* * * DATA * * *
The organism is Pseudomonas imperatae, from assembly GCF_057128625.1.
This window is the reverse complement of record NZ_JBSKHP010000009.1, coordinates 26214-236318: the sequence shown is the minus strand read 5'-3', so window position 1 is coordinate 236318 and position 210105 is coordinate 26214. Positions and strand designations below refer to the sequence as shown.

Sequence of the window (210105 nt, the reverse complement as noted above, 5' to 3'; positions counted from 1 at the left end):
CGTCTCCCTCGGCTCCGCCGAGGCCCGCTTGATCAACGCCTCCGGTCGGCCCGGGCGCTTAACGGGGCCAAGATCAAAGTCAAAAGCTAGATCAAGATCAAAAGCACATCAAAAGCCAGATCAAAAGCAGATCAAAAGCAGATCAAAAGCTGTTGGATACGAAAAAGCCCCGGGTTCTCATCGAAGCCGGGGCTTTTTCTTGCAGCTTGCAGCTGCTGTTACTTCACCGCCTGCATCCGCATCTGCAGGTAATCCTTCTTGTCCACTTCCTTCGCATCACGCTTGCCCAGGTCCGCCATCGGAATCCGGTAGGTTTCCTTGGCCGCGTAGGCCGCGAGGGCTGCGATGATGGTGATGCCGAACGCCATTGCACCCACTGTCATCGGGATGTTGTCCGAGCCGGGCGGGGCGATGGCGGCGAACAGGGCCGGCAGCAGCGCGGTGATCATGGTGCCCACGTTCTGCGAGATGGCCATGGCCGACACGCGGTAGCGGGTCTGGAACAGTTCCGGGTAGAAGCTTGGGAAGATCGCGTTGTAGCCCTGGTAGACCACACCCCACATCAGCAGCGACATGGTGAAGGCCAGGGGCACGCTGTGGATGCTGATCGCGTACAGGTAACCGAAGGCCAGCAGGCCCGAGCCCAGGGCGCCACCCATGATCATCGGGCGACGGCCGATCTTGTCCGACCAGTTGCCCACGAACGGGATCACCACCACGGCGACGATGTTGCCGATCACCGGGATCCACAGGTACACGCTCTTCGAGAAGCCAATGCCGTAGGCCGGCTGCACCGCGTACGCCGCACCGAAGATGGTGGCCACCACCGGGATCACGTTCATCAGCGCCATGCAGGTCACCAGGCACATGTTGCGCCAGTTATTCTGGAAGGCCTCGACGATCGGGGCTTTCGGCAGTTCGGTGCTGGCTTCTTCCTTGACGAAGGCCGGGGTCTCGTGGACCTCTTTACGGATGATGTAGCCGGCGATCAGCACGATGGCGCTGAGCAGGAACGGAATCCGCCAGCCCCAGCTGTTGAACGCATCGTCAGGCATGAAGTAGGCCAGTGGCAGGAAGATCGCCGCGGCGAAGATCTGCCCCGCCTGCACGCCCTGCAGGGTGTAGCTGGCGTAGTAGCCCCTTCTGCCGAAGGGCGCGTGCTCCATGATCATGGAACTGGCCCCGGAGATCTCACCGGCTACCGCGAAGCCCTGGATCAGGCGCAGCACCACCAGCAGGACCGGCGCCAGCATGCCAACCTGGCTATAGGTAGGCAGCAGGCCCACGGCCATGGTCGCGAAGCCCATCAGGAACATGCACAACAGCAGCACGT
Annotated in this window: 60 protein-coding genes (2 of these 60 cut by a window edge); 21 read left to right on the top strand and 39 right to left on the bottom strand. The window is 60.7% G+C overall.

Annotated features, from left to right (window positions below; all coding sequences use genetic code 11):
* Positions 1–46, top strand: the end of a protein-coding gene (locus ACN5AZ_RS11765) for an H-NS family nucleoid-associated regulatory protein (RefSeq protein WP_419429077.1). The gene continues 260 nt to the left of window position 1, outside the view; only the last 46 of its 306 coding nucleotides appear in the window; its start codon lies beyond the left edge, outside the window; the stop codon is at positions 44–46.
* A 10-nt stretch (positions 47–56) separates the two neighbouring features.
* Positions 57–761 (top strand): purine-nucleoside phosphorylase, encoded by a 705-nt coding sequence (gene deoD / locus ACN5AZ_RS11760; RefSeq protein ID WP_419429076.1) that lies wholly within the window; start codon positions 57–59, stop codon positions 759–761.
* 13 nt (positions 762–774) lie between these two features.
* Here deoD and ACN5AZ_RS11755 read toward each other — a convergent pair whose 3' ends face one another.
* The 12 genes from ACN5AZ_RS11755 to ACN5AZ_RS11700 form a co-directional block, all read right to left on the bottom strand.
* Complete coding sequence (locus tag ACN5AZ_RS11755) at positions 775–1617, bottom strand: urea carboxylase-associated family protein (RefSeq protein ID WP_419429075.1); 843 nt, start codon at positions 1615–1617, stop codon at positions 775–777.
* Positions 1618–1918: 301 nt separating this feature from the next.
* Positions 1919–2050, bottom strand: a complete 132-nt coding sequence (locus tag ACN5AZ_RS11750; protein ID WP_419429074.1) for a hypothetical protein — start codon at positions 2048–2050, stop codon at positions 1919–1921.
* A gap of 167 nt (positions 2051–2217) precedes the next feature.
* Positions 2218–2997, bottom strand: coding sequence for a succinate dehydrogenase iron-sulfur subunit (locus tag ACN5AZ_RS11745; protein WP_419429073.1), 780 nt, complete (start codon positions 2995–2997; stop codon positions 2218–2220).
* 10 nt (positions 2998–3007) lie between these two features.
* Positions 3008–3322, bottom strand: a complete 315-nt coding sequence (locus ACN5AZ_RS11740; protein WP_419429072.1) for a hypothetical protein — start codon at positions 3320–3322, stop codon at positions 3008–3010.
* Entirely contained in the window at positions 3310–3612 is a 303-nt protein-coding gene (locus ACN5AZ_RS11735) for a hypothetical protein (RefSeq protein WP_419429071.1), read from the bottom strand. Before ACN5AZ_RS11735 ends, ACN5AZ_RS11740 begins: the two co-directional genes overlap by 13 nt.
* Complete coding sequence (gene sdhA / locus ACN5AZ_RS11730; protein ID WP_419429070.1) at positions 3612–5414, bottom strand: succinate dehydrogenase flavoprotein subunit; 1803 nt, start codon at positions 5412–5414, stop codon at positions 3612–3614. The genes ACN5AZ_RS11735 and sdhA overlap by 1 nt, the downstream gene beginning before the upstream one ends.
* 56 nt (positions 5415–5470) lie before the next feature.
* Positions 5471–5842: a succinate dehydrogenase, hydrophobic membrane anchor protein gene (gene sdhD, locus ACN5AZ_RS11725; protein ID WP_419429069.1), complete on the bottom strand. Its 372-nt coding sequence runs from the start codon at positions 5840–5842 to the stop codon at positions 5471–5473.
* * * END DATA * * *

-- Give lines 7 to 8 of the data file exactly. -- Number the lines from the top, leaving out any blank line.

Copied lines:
* Positions 1–46, top strand: the end of a protein-coding gene (locus ACN5AZ_RS11765) for an H-NS family nucleoid-associated regulatory protein (RefSeq protein WP_419429077.1). The gene continues 260 nt to the left of window position 1, outside the view; only the last 46 of its 306 coding nucleotides appear in the window; its start codon lies beyond the left edge, outside the window; the stop codon is at positions 44–46.
* A 10-nt stretch (positions 47–56) separates the two neighbouring features.